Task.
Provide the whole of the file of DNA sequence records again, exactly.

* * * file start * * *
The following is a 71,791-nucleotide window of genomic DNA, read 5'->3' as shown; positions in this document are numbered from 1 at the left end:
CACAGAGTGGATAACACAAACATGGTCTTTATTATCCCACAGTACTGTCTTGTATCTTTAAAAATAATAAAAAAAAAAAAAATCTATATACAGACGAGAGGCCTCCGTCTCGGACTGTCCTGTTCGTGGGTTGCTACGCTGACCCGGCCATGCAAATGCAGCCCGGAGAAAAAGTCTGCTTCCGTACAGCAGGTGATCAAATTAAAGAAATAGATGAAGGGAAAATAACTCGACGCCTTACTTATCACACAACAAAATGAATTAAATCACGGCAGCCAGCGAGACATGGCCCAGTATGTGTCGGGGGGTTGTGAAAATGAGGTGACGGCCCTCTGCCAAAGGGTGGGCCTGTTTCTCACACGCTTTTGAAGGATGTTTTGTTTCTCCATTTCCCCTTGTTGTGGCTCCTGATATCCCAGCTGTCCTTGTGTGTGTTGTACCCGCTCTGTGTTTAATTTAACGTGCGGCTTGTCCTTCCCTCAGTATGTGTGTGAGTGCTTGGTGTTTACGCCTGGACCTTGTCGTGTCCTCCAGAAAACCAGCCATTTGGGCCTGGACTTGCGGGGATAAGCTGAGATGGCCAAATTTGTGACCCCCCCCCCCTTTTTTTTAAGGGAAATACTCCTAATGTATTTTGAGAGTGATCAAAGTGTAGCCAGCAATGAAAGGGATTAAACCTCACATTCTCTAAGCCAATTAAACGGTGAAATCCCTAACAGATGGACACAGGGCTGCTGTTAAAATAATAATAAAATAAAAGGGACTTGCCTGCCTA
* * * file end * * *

The following is a 71,791-nucleotide window of genomic DNA, read 5'->3' as shown; positions in this document are numbered from 1 at the left end:
CACAGAGTGGATAACACAAACATGGTCTTTATTATCCCACAGTACTGTCTTGTATCTTTAAAAATAATAAAAAAAAAAAAAATCTATATACAGACGAGAGGCCTCCGTCTCGGACTGTCCTGTTCGTGGGTTGCTACGCTGACCCGGCCATGCAAATGCAGCCCGGAGAAAAAGTCTGCTTCCGTACAGCAGGTGATCAAATTAAAGAAATAGATGAAGGGAAAATAACTCGACGCCTTACTTATCACACAACAAAATGAATTAAATCACGGCAGCCAGCGAGACATGGCCCAGTATGTGTCGGGGGGTTGTGAAAATGAGGTGACGGCCCTCTGCCAAAGGGTGGGCCTGTTTCTCACACGCTTTTGAAGGATGTTTTGTTTCTCCATTTCCCCTTGTTGTGGCTCCTGATATCCCAGCTGTCCTTGTGTGTGTTGTACCCGCTCTGTGTTTAATTTAACGTGCGGCTTGTCCTTCCCTCAGTATGTGTGTGAGTGCTTGGTGTTTACGCCTGGACCTTGTCGTGTCCTCCAGAAAACCAGCCATTTGGGCCTGGACTTGCGGGGATAAGCTGAGATGGCCAAATTTGTGACCCCCCCCCCCTTTTTTTTAAGGGAAATACTCCTAATGTATTTTGAGAGTGATCAAAGTGTAGCCAGCAATGAAAGGGATTAAACCTCACATTCTCTAAGCCAATTAAACGGTGAAATCCCTAACAGATGGACACAGGGCTGCTGTTAAAATAATAATAAAATAAAAGGGACTTGCCTGCCTA